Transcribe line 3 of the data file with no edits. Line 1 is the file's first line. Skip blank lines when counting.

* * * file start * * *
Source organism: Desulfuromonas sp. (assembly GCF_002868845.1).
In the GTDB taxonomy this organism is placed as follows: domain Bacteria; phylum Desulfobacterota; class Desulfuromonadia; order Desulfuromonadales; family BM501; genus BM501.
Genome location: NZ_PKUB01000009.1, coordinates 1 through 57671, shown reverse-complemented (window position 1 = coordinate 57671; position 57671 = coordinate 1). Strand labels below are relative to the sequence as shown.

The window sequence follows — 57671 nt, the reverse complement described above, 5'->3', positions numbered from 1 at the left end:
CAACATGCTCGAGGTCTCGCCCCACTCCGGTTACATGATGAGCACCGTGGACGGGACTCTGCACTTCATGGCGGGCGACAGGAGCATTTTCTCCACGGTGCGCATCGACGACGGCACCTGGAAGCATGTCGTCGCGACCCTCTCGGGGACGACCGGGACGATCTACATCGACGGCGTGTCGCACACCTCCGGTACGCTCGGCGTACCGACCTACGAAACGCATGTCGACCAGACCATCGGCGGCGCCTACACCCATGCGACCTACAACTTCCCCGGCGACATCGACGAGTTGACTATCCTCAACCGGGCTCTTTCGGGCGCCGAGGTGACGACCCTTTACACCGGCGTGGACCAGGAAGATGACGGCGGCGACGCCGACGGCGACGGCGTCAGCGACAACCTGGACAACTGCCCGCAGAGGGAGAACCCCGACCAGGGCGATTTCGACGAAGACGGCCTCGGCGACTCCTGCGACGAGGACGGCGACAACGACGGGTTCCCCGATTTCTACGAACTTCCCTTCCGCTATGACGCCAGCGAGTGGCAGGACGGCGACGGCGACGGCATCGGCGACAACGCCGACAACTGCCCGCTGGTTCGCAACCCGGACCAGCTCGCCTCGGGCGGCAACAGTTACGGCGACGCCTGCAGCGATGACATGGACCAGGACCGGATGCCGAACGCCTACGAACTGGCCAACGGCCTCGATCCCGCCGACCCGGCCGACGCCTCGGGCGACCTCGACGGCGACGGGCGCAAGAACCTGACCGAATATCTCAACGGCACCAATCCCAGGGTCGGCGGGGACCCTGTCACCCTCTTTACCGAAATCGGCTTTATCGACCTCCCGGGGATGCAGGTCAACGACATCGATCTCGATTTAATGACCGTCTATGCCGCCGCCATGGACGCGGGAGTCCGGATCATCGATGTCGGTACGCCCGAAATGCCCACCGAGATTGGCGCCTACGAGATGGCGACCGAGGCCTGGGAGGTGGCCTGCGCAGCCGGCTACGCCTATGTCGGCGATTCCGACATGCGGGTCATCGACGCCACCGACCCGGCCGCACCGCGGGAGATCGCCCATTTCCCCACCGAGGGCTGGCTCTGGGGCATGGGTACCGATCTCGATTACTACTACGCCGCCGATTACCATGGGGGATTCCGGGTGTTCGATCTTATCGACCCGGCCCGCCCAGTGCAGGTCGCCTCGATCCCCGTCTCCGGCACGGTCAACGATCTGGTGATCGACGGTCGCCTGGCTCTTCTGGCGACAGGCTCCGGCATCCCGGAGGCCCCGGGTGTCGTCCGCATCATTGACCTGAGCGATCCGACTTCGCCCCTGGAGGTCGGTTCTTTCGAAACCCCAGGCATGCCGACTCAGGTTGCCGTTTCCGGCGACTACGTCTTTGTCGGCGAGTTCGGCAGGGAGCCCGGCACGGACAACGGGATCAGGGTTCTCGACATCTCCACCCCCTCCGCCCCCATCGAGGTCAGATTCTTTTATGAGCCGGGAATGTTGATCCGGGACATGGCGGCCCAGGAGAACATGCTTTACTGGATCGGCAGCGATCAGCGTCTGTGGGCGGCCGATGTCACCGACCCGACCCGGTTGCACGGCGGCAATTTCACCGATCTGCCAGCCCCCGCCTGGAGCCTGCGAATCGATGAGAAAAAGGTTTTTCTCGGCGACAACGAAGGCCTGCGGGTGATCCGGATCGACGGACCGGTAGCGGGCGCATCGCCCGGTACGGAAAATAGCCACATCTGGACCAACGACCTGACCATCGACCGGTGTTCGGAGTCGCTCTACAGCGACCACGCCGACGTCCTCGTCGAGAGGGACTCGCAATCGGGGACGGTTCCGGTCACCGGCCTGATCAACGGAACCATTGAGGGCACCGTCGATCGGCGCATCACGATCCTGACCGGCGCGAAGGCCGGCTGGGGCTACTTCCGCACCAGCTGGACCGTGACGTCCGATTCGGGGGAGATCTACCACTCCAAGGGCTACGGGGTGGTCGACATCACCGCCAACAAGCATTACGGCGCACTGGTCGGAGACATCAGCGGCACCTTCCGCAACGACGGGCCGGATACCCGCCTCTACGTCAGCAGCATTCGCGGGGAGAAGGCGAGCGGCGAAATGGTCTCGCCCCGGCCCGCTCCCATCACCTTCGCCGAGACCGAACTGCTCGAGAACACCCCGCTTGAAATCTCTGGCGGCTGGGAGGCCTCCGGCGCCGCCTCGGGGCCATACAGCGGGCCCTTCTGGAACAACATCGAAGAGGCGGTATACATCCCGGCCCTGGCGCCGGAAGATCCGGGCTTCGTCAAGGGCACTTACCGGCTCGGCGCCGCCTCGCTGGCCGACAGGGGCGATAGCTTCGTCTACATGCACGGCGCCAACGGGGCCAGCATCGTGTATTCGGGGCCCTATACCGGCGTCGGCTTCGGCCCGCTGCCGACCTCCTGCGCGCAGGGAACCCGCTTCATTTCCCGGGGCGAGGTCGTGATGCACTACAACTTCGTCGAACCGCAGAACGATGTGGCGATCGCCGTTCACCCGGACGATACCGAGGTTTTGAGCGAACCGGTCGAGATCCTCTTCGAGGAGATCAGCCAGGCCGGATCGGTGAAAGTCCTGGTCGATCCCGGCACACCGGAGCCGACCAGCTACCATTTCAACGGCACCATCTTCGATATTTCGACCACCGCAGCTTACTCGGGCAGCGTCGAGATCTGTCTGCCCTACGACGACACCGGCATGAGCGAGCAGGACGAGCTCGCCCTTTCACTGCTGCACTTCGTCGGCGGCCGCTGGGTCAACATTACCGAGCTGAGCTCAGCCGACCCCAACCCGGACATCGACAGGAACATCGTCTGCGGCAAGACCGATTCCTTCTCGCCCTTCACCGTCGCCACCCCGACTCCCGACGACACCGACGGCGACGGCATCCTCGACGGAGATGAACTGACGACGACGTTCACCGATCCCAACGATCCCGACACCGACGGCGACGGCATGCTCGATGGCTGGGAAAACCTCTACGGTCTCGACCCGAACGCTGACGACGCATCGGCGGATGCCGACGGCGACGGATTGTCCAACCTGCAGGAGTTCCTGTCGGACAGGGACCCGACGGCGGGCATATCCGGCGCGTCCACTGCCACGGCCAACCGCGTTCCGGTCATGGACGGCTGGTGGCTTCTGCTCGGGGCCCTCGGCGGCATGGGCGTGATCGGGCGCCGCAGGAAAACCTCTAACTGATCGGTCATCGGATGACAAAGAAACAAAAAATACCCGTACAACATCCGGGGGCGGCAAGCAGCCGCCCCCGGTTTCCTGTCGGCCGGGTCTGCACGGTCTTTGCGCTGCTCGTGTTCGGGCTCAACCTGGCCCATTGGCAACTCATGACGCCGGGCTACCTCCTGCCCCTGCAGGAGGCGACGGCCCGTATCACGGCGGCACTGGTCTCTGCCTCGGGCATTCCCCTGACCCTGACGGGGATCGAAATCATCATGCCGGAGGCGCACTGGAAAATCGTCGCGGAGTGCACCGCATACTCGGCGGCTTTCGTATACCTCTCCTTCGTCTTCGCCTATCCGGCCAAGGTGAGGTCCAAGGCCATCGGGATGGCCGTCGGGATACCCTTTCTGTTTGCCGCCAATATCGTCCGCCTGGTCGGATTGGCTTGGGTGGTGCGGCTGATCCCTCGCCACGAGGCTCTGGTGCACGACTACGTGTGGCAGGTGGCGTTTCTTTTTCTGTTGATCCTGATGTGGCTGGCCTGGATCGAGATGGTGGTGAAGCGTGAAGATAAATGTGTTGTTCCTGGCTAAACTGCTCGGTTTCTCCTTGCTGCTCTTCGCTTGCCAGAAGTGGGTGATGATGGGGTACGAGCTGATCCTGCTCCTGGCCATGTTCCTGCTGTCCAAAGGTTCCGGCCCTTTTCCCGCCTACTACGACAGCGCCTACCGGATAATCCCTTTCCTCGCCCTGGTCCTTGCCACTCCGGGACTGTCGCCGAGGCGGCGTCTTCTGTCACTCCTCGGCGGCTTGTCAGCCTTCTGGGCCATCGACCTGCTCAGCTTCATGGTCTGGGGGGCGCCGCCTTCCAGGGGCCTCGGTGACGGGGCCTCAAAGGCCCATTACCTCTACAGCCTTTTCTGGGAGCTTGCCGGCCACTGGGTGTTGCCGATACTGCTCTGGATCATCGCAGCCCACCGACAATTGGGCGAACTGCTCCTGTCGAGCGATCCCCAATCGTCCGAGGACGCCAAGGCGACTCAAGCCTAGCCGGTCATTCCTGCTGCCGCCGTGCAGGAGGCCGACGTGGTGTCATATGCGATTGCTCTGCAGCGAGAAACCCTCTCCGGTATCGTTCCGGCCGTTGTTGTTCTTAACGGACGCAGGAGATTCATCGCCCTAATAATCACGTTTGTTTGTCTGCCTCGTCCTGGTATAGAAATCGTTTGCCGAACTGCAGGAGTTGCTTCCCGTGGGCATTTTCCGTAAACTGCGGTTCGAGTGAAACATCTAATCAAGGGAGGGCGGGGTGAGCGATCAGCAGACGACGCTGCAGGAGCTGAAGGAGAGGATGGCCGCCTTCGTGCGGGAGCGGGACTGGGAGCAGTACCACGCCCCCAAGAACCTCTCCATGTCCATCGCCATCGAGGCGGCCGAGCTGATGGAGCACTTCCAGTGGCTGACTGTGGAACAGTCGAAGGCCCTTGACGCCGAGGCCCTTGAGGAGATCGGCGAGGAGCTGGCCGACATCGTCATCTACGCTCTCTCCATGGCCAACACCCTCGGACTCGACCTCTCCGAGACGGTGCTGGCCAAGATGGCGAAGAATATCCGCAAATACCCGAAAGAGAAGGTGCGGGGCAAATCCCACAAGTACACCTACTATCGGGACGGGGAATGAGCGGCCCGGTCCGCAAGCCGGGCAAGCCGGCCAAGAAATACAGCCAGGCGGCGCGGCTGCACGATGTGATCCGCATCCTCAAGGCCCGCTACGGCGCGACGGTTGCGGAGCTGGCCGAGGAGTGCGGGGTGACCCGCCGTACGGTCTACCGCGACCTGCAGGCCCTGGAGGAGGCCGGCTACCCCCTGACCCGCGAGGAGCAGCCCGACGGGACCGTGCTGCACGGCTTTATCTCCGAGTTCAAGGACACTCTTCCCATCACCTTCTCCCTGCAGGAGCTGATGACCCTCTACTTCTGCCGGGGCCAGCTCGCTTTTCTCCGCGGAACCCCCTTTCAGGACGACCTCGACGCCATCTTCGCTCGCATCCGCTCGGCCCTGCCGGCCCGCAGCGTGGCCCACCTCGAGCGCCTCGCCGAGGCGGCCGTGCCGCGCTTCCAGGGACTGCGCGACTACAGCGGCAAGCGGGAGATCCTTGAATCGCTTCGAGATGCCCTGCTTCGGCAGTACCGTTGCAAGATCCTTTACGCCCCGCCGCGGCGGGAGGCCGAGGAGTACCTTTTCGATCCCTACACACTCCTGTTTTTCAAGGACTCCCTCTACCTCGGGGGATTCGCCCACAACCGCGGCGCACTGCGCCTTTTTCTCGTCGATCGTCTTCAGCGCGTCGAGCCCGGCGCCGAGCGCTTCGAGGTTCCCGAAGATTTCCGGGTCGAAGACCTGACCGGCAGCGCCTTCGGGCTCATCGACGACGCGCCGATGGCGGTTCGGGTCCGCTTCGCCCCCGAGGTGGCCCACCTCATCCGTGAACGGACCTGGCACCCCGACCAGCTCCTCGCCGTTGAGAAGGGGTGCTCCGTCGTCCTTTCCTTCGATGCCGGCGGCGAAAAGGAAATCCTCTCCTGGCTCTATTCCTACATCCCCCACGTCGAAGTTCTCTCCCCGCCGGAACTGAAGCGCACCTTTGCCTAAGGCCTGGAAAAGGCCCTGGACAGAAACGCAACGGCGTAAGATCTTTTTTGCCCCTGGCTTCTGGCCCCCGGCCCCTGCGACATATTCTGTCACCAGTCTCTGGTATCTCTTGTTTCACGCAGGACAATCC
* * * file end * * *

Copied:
Genome location: NZ_PKUB01000009.1, coordinates 1 through 57671, shown reverse-complemented (window position 1 = coordinate 57671; position 57671 = coordinate 1). Strand labels below are relative to the sequence as shown.